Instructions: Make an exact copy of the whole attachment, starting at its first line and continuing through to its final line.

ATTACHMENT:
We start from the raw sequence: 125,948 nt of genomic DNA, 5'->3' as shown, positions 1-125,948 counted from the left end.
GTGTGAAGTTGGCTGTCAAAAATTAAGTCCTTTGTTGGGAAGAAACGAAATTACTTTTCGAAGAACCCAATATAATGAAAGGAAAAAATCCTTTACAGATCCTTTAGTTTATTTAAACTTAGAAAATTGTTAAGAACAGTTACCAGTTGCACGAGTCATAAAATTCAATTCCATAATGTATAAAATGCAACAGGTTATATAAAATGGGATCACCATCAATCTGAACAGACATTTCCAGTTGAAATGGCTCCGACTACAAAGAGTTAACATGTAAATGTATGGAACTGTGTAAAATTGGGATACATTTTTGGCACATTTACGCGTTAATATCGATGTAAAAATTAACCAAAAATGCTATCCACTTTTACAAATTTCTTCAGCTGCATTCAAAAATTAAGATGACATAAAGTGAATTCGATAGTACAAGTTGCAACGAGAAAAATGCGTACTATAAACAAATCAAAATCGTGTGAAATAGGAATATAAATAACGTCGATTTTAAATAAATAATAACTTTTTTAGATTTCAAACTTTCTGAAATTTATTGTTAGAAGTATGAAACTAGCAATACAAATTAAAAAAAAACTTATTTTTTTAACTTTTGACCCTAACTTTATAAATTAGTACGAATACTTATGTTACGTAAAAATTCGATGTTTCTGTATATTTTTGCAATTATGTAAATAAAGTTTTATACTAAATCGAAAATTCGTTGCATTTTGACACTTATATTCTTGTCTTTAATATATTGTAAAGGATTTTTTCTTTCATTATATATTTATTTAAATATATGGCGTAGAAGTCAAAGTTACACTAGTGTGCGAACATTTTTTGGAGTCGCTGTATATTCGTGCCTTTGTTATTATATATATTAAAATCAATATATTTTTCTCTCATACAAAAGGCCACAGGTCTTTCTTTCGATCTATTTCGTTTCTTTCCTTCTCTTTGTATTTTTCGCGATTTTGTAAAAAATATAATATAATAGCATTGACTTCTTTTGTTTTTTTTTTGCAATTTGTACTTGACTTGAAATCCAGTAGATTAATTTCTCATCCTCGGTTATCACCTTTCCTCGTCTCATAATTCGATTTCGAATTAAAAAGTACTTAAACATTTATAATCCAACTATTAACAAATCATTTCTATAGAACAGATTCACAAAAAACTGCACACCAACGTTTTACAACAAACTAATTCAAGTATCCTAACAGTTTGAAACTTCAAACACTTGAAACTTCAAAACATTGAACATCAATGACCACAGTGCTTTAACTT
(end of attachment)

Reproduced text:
We start from the raw sequence: 125,948 nt of genomic DNA, 5'->3' as shown, positions 1-125,948 counted from the left end.
GTGTGAAGTTGGCTGTCAAAAATTAAGTCCTTTGTTGGGAAGAAACGAAATTACTTTTCGAAGAACCCAATATAATGAAAGGAAAAAATCCTTTACAGATCCTTTAGTTTATTTAAACTTAGAAAATTGTTAAGAACAGTTACCAGTTGCACGAGTCATAAAATTCAATTCCATAATGTATAAAATGCAACAGGTTATATAAAATGGGATCACCATCAATCTGAACAGACATTTCCAGTTGAAATGGCTCCGACTACAAAGAGTTAACATGTAAATGTATGGAACTGTGTAAAATTGGGATACATTTTTGGCACATTTACGCGTTAATATCGATGTAAAAATTAACCAAAAATGCTATCCACTTTTACAAATTTCTTCAGCTGCATTCAAAAATTAAGATGACATAAAGTGAATTCGATAGTACAAGTTGCAACGAGAAAAATGCGTACTATAAACAAATCAAAATCGTGTGAAATAGGAATATAAATAACGTCGATTTTAAATAAATAATAACTTTTTTAGATTTCAAACTTTCTGAAATTTATTGTTAGAAGTATGAAACTAGCAATACAAATTAAAAAAAAACTTATTTTTTTAACTTTTGACCCTAACTTTATAAATTAGTACGAATACTTATGTTACGTAAAAATTCGATGTTTCTGTATATTTTTGCAATTATGTAAATAAAGTTTTATACTAAATCGAAAATTCGTTGCATTTTGACACTTATATTCTTGTCTTTAATATATTGTAAAGGATTTTTTCTTTCATTATATATTTATTTAAATATATGGCGTAGAAGTCAAAGTTACACTAGTGTGCGAACATTTTTTGGAGTCGCTGTATATTCGTGCCTTTGTTATTATATATATTAAAATCAATATATTTTTCTCTCATACAAAAGGCCACAGGTCTTTCTTTCGATCTATTTCGTTTCTTTCCTTCTCTTTGTATTTTTCGCGATTTTGTAAAAAATATAATATAATAGCATTGACTTCTTTTGTTTTTTTTTTGCAATTTGTACTTGACTTGAAATCCAGTAGATTAATTTCTCATCCTCGGTTATCACCTTTCCTCGTCTCATAATTCGATTTCGAATTAAAAAGTACTTAAACATTTATAATCCAACTATTAACAAATCATTTCTATAGAACAGATTCACAAAAAACTGCACACCAACGTTTTACAACAAACTAATTCAAGTATCCTAACAGTTTGAAACTTCAAACACTTGAAACTTCAAAACATTGAACATCAATGACCACAGTGCTTTAACTT